African Prisons Project

African Prisons Project (APP) is a charity working in Africa to improve the welfare of prisoners through education, health and justice. It was founded in 2004, by then 18-year-old Alexander McLean, who is now its director.

Organizational history

Donated books arriving at Kamiti Prison

In 2004, Alexander McLean was volunteering in a hospital in Kampala, Uganda when he helped treat a group of prisoners from Luzira Upper Prison. McLean was shocked that the patients were chained to their beds, with no opportunity for sanitation. Despite being terminally ill, many patients were unsupervised.

McLean visited the prison. He purchased materials and with the support of the prison authorities, supervised the prisoners renovating their own infirmary. When he asked the prisoners if they needed anything else, they expressed a desire for an education.

When McLean returned to the UK, he collected books and money donated by friends and family, and returned to the prison to establish a library. When McLean's actions inspired others to volunteer to help with the cause, APP was born. Today, McLean is a member of the Tearfund Inspired Individuals Programme, along with Kelvin Mwikya.[1]


APP is a growing NGO, now with a permanent base in Kampala, local full-time staff members and a small group of permanent volunteers in the UK. Various projects include the building of a Level Two Health Centre in Gulu Main Prison; work on a University Education Centre at Luzira Upper Prison in Kampala; and feasibility studies on legal and psychological interns offering their services in the Condemned Section of Upper Prison, proposed to be carried out in partnership with Basic Needs and with the Centre for Capital Punishment Studies.[2]

McLean and other volunteers are developing projects across Uganda, including building a new law library with donated books and building a new education centre for female prisoners. APP is also working to install sustainable energy sources in Ugandan prisons, and has been assisted by energy student Shoko Okamura and Better Generation.

Condemned Choirs

Martyn Ryan was listening to the radio one day when he heard a radio interview Alexander was giving about APP and the work he had been doing. It prompted Martyn to get in touch with McLean, who had recently been working in the condemned section of Luzira Maximum Security Prison. McLean mentioned to Martyn that groups of condemned prisoners, male and female, had formed choirs to sing at Sunday services, but had also been singing some anti-death penalty songs. McLean mentioned that he would like to record the songs.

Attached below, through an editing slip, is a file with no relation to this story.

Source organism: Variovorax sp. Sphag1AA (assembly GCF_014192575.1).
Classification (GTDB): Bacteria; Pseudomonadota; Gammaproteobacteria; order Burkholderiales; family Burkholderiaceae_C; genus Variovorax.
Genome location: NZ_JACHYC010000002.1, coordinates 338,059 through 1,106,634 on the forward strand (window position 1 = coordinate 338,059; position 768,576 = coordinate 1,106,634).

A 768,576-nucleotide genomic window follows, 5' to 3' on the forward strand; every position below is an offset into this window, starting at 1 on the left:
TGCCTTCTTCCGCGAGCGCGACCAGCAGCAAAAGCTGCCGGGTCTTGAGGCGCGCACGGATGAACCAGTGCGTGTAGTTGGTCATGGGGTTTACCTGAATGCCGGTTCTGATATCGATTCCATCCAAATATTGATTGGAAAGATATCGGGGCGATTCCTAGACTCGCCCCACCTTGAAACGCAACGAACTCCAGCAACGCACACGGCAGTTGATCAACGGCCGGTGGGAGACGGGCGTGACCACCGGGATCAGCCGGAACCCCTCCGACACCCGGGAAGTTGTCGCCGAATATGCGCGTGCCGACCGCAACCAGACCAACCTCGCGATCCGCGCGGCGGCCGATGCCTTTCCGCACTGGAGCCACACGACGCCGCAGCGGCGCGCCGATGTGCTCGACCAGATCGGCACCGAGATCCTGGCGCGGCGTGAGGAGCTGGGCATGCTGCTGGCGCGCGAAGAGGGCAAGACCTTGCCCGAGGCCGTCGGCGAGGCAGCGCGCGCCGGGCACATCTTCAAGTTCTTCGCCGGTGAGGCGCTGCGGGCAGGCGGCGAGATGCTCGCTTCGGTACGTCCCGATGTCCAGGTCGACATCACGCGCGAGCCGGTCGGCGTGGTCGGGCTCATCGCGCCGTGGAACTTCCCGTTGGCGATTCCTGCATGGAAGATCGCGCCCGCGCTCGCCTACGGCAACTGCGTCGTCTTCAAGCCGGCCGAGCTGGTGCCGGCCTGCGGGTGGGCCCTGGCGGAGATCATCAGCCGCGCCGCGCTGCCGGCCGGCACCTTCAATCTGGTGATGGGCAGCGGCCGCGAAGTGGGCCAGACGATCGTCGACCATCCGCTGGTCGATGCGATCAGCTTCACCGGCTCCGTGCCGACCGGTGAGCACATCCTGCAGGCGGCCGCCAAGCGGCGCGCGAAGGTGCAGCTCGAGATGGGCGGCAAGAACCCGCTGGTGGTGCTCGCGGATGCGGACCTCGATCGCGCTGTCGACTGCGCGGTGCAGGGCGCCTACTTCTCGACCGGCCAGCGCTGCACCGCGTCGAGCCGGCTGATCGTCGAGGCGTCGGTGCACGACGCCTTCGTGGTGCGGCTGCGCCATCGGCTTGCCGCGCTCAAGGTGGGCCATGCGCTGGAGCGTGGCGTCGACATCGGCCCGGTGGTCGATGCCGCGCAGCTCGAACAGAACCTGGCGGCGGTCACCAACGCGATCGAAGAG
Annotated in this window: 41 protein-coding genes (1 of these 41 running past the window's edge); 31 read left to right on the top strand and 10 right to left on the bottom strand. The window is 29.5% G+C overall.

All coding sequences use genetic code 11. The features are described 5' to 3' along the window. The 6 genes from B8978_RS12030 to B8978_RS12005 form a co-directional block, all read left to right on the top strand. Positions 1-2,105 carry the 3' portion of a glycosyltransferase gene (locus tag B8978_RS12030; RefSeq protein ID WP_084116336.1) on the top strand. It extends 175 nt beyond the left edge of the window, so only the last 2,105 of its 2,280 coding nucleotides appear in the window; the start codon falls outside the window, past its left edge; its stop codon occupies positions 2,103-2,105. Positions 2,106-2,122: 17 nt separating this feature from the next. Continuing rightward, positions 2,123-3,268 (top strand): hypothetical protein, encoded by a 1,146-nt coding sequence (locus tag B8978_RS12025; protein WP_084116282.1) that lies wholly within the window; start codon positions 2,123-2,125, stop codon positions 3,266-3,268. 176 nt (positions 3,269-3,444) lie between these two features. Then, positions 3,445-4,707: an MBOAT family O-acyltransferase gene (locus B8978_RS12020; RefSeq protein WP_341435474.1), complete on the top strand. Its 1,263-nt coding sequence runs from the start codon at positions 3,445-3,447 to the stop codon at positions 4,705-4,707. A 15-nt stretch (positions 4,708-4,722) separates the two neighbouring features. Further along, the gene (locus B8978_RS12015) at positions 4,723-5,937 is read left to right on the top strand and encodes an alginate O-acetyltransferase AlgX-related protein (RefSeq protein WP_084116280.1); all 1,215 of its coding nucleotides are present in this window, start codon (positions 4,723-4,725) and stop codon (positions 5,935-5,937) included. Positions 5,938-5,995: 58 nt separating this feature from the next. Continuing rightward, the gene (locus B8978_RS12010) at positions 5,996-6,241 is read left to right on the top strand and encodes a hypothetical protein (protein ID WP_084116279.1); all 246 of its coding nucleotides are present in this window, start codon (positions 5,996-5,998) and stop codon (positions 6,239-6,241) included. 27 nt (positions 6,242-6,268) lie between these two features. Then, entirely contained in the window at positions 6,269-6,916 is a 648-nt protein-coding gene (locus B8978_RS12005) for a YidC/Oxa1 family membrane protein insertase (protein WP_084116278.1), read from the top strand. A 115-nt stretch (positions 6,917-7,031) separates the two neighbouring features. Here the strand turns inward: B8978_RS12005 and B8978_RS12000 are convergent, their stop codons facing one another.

Martyn, along with his son, Ben, rounded up a group of volunteers and the team headed to Uganda in December 2007. They spent several days in the prison, recording songs by three separate choirs. Upon return to the UK, the volunteers mixed and produced an album, Freedom Cry. APP used the album to raise awareness of the ongoing constitutional challenge against Uganda's death penalty.[3]


APP and its founder Alexander have won several high-profile awards.


  1. "Alexander McLean (Uganda)". Inspired Individuals. Retrieved 2011-02-05.
  2. "Centre for Capital Punishment Studies". 2010-01-10. Retrieved 2011-02-05.
  3. "from Luzira Prison, Uganda". Condemned Choirs. 2009-03-26. Retrieved 2011-02-05.
  4. "UK Charity Awards 2006 Volunteer of the Year". Retrieved 2011-02-05.
  5. "Alumni stars are rewarded : The University of Nottingham Alumni magazine". Retrieved 2011-02-05.
  6. "BraveNewTalent: Videos". Retrieved 2011-02-05.
  7. "How to nominate - The Beacon Fellowship Charitable Trust". Retrieved 2011-02-05.
  8. "Charity Times Awards home". Retrieved 2011-02-05.

External links

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